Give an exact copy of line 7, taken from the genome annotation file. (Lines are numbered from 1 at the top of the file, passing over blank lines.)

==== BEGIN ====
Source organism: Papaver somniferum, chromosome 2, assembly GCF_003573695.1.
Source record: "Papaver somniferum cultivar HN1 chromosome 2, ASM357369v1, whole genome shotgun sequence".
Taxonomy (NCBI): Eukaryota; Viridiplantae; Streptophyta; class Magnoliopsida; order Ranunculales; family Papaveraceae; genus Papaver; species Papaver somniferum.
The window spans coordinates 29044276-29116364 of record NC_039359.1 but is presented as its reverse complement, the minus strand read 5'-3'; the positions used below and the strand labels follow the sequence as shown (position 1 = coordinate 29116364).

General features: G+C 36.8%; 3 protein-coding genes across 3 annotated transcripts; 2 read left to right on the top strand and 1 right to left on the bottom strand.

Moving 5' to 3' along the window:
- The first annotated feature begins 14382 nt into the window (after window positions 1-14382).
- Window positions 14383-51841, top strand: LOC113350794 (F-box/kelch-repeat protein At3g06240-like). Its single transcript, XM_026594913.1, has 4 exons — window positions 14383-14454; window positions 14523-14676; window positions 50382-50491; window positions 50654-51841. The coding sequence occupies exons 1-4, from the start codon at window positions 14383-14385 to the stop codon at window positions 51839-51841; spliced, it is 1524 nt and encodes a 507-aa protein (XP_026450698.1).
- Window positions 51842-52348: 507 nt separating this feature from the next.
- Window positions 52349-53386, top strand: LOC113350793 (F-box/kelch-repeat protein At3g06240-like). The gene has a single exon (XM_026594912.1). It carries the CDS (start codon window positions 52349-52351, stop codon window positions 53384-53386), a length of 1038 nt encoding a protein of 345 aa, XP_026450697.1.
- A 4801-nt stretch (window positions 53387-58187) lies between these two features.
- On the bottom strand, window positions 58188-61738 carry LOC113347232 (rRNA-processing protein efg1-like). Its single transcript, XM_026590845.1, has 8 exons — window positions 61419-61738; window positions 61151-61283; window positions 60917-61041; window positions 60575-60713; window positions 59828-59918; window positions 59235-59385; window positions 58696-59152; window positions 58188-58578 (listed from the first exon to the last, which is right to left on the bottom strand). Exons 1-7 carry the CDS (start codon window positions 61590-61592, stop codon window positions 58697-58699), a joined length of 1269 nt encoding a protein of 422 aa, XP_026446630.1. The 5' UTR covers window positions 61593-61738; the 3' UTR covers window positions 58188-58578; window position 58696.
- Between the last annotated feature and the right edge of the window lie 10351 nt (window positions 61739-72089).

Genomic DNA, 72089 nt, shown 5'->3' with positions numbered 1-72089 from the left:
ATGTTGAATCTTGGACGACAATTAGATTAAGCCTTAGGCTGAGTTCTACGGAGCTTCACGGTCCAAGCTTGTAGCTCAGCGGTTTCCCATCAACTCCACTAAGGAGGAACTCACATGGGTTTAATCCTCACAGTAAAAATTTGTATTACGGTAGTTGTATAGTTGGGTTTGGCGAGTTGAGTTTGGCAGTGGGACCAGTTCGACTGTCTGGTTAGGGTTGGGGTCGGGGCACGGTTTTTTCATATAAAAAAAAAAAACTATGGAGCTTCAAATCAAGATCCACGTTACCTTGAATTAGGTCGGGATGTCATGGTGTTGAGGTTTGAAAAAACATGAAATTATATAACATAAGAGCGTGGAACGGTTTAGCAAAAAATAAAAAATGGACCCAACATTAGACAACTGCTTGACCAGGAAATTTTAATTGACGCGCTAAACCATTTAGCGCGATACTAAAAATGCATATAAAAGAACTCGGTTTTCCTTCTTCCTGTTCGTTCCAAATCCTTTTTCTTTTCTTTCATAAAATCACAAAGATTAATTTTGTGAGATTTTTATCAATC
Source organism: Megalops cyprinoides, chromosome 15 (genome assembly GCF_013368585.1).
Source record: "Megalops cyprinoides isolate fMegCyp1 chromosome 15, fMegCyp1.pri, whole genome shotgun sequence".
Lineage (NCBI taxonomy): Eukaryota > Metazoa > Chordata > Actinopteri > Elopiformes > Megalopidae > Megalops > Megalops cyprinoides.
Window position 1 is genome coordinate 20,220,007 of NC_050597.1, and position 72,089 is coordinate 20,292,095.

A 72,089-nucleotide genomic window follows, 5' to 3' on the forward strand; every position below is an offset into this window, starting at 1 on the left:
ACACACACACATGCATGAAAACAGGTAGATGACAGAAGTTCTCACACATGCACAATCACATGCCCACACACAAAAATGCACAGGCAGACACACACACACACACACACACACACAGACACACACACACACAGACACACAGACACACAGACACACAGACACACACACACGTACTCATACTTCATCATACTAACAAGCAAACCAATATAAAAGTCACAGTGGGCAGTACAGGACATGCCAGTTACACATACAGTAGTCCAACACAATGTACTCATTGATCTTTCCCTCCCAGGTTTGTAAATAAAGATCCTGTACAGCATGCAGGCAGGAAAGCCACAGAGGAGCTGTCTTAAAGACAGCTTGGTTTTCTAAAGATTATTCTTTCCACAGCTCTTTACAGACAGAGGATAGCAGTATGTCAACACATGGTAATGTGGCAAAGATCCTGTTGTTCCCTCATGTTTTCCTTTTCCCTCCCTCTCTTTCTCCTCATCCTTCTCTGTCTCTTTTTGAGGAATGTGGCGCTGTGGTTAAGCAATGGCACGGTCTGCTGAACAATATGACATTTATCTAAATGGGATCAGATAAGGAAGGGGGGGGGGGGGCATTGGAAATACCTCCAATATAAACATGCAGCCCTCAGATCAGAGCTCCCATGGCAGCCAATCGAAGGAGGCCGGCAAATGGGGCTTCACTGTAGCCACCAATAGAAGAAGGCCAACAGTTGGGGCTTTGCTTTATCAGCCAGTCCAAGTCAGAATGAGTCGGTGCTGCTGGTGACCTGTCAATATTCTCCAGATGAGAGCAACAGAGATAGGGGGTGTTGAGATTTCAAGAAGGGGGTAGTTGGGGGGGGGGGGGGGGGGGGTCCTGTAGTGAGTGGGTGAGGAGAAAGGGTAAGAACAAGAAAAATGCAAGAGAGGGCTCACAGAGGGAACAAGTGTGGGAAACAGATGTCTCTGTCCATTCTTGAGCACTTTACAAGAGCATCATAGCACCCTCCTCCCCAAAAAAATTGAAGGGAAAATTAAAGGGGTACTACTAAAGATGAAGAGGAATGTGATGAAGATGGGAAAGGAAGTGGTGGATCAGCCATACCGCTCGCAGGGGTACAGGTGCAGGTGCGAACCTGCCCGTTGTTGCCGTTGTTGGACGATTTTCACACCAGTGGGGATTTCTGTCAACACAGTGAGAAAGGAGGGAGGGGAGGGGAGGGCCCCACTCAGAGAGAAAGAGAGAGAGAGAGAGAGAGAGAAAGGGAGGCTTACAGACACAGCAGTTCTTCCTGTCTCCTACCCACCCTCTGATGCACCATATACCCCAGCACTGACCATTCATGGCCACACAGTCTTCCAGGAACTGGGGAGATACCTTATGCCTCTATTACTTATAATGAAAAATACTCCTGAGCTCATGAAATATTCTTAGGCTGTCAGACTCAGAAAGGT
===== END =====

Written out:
- The first annotated feature begins 14382 nt into the window (after window positions 1-14382).